TOL plasmid pWW0 degrades the toxic Toulene into tricarboxylic acid.
The pathways is as follows

Fig. 5. Pathway for degradation of toluene encoded

by

Pseudomonas plasmid pWWO. Chemical intermediates are listed to


the left of the pathway, while the specific degradation genes and

the abbreviations of the enzymes that they encode are to the right
(Burlage et al., 1989).
Marker:
Resistance to Tellurite has been used as a Selection Marker for Genetic
manipulation by Romero et al., (1998). Antibiotic resistance marker
kanamycin has also been used as selection marker.The TOL plasmid pWWO
is able to directly mobilize and retromobilize a kanamycin resistance marker
integrated into the chromosome of other P. putida strains, a process that
appears to involve a single conjugational event.
Overall Organization of Plasmid and Mobile Elements
When the nucleotide sequences of known transposable elements are
added
picture,

into
an

transposition

interesting
functions

modular
lie

within

the

organization
the

emerges.

boundaries

of

All

the

identified
transposon

designated Tn4653(co-ordinates 2193292664), which is defined at one end


by tnpA/tnpR functions closely related to those of Tn501 and at the other end
by an inverted terminal repeat closely related to that of Tn501, preserving
the EcoRI sites characteristic of the ends of this transposon family. These
mobile elements are responsible for the selectable catabolic phenotype of
the plasmid as well as for the ability to mobilize or retromobilize
chromosomal genes (RamosGonzalez et al., 1994; Ronchel et al., 2000).
Tn4653 is bounded by 5 bp direct repeats implying a simple insertion event.
Tn4653 appears to be the product of at least two insertion events into what
can be imagined as an ancestral transposon, Tn4653A. The more major of
these was the insertion of Tn4651 (co-ordinates 2722583278), which itself
is based on a smaller transposon Tn4652, a 17 kb derivative of Tn4651 that
lacks the 39 kb region encompassed by the two copies of IS1246 (36836
38111 and 7587977153) and was identified in the chromosome of P. putida
PaW85 (Tsuda and Iino, 1987). Tn4652 has been sequenced by H. M. Tan,

unpublished results (accession no. AF151431), and translation products are


identical to the equivalent putative proteins encoded by Tn4651. Insertion of
Tn4651 or Tn4652, depending on the sequence of events, appears to have
been a simple one, as it is again flanked by direct repeats of 4 or 5 bp
(depending on how you interpret the flanking sequences). Finally, an
additional putative insertion sequence of 3471 bp (defined by its terminal
inverted repeats), IStol (Shaw et al., 2002), runs from 84397 to 87768. It is
not flanked by identifiable direct repeats, so it may not be the result of a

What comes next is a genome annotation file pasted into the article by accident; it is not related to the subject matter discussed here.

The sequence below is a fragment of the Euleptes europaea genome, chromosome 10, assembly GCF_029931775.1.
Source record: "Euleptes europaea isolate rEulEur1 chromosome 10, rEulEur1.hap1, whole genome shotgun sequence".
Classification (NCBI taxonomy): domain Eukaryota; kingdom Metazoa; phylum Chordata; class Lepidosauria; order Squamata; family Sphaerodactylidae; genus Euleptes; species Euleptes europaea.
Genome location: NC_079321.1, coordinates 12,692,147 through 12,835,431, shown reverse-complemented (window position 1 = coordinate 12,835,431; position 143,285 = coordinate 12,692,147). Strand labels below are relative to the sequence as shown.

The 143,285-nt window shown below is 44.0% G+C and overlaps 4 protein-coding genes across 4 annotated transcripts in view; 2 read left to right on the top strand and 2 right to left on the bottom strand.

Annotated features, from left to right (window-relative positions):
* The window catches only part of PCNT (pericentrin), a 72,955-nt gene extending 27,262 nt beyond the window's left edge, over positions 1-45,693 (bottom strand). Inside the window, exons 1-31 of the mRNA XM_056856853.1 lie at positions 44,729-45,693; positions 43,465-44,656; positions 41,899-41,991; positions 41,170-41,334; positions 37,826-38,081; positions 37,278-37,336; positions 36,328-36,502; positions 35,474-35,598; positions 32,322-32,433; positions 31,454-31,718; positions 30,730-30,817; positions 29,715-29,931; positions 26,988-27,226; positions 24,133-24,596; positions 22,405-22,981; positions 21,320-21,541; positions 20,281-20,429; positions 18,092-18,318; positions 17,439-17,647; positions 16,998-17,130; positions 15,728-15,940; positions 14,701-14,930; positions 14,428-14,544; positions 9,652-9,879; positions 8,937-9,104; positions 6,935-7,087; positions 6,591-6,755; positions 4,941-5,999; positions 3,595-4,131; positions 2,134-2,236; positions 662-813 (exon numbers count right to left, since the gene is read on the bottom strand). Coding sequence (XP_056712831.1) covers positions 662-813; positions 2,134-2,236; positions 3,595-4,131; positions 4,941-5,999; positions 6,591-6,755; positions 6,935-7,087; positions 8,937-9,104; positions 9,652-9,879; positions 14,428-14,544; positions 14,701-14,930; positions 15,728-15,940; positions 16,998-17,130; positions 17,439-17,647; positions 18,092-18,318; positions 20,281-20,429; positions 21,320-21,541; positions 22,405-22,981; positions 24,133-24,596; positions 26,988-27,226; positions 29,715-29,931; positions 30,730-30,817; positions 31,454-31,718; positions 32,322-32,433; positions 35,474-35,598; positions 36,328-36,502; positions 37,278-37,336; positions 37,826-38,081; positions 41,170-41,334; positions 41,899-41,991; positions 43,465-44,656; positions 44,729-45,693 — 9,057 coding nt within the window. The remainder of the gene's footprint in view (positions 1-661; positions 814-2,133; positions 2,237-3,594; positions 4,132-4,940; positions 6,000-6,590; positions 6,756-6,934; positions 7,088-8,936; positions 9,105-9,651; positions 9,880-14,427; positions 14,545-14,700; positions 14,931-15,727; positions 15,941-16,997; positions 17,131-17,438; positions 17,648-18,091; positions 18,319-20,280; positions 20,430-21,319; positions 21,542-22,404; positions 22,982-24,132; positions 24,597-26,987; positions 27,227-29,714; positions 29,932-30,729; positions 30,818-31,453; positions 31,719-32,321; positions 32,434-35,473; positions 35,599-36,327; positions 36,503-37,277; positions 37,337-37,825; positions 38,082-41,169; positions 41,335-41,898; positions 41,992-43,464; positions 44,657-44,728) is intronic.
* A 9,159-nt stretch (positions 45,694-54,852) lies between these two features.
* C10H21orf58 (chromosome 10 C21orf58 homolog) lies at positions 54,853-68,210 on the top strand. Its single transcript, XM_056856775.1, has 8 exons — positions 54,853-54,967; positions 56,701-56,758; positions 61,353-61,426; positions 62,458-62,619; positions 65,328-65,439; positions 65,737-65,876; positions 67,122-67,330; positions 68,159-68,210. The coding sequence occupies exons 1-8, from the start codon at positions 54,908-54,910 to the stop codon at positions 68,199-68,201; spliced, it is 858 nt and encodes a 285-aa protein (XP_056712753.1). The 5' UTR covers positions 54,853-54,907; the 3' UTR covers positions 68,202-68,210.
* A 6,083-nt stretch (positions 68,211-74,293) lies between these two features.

simple insertion. One can therefore reconstruct the probable ancestral
sequence in Tn4653A. Insertion of the segment flanked by repeated copies of
IS1246 also appears to be a simple one, being flanked by 5 bp direct repeats
of ATAAA, so it is also possible to reconstruct the ancestral Tn4652 without
the IS1246 insertion.
Both Tn4653 and Tn4652 move independently from each other, and
both have characteristics of class II transposons (Grinsted et al., 1990; Tsuda,
1996). Tn4651 was shown to belong to a novel class II transposon subgroup
with a res region encoding two proteins, TnpS and TnpT, required for
resolution. Overexpression of tnpA is pre vented by the repressor protein
TnpC encoded directly downstream from the tnpA gene. Tn4651 can be
converted to Tn4652 when a 39 kb region, including the xyl genes, is lost as
a result of deletion by recombination between the two copies of IS1246.
Within both insertion sequences, an ORF was identified showing significant
identity to genes encoding transposases common to other IS elements
(Reddy et al., 1994). Removal of the 39 kb region does not affect the
transposition functions of the, now cryptic, transposon (Tsuda, 1996). Tn4653
encodes its own transposase and resolvase (TnpR). However, the res region
upstream of the tnpR of Tn4653 is defective because of the lack of one of the
three resolvase binding sites essential for co-integrate resolution (Allmeier et
al., 1992). Hence, Tn4653 shares tnpT, tnpS and res with Tn4651. On the

other hand, tnpR of Tn4653 is important for the ability of pWW0 to promote
retromobilization of chromosomal DNA (Ronchel et al., 2000).

References
Antoine, R., and Locht, C. (1992) Isolation and molecular characterisation of
a novel broad-host-range plasmid from Bordetella bronchiseptica with
sequence similarities to plasmids from Gram-positive organisms. Mol
Microbiol 6: 17851799.
Franklin, F.C.H., Bagdasarian, M., Bagdasarian, M.M., and Timmis, K.N. (1981)
Molecular

and

functional

analysis

of

the

TOL

plasmid

pWW0

from

Pseudomonas putida and cloning of genes for the entire regulated aromatic
ring meta cleavage. Proc Natl Acad Sci USA 78: 7458 7462.
Fullner, K.J. (1998) Role of Agrobacterium virB genes in transfer of T
complexes and RSF1010. J Bacteriol 180: 430434.
Greated, A., Titok, M., Krasowiak, R.M., Fairclough, R.J., and Thomas, C.M.
(2000) The replication and stable inheritance functions of IncP-9 plasmid
pM3. Microbiology 146: 22492258.
Ramos-Gonzalez, M.-I., Duque, E., Ramos, J.L., 1991. Conjugational transfer
of recombinant DNA in cultures and in soils: host range of Pseudomonas
putida TOL plasmids. Appl. Environ. Microbiol. 57, 3020 e3027.
Ronchel, M.C., Ramos-Diaz, M.A., and Ramos, J.L. (2000) Retrotransfer of DNA
in the environment. Environ Microbiol 2: 319323.
Silva-Rocha R, de Lorenzo V. (2012). Stochasticity of TOL plasmid catabolic
promoters sets a bimodal expression regime in Pseudomonas putida mt-2
exposed to m-xylene. Mol Microbiol; e-pub ahead of print 30 July 2012
Tsuda, M. (1996), Catabolic transposons in Pseudomonas. In Molecular
Biology of Pseudomonads. Nakazawa, T., et al. (eds). Washington, DC:
American Society for Microbiology Press, pp. 219228.